Queen Victoria: A Personal History

By Christopher Hibbert | Go to book overview
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'It is impossible to deny that H. M. is drawing too
heavily on the credit of her former popularity.'

DESPITE THE OCCASIONAL CHEERS that greeted the Queen when she did appear in public, both her Household and the Government grew increasingly concerned by the resentment occasioned by the infrequency of those occasions on which she agreed to emerge from her purdah.

In the summer of 1869 General Grey decided that the time had come to make a forceful effort to persuade the Queen to appear in public more often. He was not convinced that she was as ill as William Jenner said she was when there was some unwelcome duty to perform. She must be reminded by the Prime Minister in a peremptory manner of her duty. She was, with difficulty, persuaded by Gladstone to leave Osborne a few days before she had intended to do so in order to be in London to deal with important matters of state, though she insisted that this must on no account be considered a precedent. Also -- performing both ceremonies on the same day that year -- she opened Holborn Viaduct and Blackfriars Bridge; but these occasions were not a success: as she drove down the Strand her carriage was hissed.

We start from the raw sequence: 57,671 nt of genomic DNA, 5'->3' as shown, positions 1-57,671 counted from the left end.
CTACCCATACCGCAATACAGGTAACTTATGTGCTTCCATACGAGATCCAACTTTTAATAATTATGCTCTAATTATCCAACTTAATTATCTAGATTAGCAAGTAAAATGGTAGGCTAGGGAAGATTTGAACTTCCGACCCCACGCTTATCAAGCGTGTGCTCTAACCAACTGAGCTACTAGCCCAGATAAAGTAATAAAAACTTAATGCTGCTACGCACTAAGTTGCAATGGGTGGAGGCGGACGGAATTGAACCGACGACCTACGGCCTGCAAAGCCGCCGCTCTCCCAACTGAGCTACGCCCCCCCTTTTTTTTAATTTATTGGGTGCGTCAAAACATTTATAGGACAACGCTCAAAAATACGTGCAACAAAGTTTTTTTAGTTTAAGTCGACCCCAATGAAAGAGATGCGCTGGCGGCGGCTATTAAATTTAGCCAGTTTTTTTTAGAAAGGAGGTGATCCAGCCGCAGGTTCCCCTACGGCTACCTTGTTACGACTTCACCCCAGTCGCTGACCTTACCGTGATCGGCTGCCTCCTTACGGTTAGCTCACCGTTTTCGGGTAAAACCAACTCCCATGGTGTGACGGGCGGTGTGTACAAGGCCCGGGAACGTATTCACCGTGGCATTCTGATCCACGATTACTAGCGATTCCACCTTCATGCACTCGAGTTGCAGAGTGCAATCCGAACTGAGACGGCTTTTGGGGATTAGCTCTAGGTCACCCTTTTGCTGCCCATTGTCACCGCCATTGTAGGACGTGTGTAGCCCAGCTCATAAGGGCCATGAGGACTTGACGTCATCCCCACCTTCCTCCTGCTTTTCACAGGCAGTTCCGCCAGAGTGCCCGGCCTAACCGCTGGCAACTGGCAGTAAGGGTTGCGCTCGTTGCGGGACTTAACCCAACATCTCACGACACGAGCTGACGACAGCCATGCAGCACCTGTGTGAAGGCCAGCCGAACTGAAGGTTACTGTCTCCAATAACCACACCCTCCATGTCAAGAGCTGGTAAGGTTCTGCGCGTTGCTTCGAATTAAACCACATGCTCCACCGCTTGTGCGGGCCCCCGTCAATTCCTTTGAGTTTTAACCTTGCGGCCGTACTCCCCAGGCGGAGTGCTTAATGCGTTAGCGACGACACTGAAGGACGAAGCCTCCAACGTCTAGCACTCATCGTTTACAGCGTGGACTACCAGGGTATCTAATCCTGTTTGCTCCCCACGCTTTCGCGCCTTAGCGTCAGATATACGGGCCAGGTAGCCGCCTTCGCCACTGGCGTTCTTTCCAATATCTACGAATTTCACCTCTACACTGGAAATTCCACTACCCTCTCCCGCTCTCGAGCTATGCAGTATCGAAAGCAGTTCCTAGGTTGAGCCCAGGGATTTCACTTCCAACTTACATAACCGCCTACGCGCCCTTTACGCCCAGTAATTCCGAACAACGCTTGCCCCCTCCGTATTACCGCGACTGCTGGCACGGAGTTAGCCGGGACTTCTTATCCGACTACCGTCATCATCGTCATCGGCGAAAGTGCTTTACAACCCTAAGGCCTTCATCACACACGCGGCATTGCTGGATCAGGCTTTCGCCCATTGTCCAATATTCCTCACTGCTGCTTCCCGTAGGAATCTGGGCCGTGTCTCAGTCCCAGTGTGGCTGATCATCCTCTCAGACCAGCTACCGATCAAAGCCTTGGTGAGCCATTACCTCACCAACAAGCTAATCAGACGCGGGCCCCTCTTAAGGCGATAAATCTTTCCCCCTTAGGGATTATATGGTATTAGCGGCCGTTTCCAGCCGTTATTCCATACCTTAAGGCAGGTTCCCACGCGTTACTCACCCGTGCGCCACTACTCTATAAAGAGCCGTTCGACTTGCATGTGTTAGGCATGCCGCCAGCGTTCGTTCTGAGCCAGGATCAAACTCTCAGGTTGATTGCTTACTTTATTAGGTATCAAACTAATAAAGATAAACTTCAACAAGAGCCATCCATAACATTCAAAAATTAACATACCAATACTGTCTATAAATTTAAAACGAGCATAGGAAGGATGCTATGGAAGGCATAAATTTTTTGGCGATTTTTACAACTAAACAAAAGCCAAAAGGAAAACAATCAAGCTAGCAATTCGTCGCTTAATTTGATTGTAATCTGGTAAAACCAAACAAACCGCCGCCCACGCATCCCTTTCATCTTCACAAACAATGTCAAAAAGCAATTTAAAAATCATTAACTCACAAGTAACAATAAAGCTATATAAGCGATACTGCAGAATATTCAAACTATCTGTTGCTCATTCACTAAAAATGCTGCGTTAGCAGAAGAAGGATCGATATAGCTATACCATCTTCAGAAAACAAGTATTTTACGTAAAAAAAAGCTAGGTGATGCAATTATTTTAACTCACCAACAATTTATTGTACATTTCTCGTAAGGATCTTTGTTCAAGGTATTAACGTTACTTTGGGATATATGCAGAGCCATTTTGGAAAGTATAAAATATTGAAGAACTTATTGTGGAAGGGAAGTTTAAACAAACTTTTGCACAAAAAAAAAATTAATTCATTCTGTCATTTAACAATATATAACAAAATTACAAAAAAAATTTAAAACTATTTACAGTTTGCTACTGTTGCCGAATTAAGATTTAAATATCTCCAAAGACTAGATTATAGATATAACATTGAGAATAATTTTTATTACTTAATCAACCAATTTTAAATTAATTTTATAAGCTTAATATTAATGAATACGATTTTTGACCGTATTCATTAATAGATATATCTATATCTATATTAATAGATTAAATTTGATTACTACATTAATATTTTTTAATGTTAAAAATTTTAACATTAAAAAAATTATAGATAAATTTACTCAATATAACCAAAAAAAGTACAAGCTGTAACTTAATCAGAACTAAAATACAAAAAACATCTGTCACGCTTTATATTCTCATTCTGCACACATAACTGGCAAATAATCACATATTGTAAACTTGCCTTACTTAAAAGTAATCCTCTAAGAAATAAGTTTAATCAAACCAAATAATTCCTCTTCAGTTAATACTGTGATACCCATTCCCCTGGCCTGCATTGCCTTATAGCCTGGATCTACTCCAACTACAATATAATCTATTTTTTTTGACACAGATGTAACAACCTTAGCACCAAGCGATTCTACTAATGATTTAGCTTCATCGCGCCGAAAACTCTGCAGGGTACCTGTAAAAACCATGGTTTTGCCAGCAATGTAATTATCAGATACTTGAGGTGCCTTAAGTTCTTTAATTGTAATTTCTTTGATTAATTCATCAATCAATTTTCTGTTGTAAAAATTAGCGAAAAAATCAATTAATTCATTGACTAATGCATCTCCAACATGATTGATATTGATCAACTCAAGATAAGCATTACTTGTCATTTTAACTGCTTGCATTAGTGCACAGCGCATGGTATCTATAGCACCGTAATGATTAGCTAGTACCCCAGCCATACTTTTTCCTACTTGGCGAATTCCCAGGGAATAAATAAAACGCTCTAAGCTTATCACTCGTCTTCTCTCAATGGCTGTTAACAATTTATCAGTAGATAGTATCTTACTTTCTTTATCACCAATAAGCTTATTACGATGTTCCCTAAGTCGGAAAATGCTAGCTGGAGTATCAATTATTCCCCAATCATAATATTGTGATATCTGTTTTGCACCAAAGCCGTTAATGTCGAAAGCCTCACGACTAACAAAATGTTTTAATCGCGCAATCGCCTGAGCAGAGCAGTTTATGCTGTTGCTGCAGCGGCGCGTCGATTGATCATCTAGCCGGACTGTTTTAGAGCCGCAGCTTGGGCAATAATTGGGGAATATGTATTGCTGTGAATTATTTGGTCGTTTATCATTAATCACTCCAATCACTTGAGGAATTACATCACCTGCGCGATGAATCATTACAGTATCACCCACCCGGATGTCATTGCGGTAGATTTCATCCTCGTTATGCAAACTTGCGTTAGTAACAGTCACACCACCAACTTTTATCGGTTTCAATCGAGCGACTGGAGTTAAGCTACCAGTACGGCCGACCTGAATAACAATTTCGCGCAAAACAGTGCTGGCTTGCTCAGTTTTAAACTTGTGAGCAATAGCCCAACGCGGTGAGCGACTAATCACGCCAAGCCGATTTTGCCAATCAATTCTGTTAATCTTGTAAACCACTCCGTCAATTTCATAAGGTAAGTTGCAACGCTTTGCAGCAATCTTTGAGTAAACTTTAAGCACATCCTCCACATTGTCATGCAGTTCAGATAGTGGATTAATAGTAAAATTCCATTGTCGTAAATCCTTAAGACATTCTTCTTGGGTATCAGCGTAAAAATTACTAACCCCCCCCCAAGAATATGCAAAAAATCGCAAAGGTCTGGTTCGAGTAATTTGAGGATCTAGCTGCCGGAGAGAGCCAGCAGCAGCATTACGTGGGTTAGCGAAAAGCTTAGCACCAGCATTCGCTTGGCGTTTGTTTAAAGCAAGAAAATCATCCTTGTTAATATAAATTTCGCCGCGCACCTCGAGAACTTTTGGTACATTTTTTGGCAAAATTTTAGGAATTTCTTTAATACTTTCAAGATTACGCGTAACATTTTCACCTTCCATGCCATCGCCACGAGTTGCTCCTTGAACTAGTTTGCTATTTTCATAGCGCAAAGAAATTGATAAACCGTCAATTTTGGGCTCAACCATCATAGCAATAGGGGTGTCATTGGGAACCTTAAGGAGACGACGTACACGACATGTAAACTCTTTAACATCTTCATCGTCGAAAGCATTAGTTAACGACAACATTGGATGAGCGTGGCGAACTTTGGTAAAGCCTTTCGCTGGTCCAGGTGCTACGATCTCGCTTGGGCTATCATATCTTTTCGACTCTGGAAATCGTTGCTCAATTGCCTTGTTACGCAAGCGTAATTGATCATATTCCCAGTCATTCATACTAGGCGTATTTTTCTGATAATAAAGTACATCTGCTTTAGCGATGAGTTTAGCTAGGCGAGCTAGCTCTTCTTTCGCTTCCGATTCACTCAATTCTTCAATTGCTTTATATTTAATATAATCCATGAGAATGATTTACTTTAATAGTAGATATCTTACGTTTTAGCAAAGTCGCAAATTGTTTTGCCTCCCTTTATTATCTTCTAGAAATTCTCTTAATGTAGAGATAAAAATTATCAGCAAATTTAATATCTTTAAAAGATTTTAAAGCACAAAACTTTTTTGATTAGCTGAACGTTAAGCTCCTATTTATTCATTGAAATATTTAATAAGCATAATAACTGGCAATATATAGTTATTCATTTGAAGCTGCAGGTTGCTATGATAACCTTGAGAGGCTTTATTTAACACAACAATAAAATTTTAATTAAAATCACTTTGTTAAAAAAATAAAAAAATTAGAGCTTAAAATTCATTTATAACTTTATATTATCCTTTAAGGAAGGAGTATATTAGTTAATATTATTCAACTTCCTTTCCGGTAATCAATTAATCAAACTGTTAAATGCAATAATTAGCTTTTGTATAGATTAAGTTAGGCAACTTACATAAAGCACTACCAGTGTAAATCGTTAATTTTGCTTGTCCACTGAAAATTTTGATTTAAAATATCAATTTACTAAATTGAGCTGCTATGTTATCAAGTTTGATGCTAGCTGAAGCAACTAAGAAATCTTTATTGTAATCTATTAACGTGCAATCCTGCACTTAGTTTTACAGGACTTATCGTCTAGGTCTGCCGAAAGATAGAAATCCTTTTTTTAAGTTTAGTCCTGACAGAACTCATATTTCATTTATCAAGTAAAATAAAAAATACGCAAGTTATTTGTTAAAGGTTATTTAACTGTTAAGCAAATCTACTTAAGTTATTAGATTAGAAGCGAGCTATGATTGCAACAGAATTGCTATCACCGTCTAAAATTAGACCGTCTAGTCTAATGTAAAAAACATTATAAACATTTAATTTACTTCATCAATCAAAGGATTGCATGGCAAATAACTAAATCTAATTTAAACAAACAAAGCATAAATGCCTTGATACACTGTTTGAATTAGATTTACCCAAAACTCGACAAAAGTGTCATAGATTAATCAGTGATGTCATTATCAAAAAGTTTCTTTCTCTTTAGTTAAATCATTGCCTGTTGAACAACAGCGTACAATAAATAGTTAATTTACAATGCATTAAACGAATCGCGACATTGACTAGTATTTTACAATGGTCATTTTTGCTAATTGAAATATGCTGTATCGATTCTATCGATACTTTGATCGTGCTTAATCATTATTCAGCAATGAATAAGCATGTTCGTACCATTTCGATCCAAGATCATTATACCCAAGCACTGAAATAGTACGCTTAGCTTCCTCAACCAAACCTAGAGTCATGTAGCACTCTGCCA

A few months later, in February 1870, she flatly refused to open Parliament. It was an unfortunate beginning to a most troublesome year. That same month the Prince of Wales was required to appear in court to give evidence in an unsavoury divorce case involving a pretty, unbalanced woman, Harriet Mordaunt, who had confessed to her husband that she had committed adultery 'often and in open day' with several men, including His Royal Highness. The Prince strongly protested his innocence; but


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Queen Victoria: A Personal History
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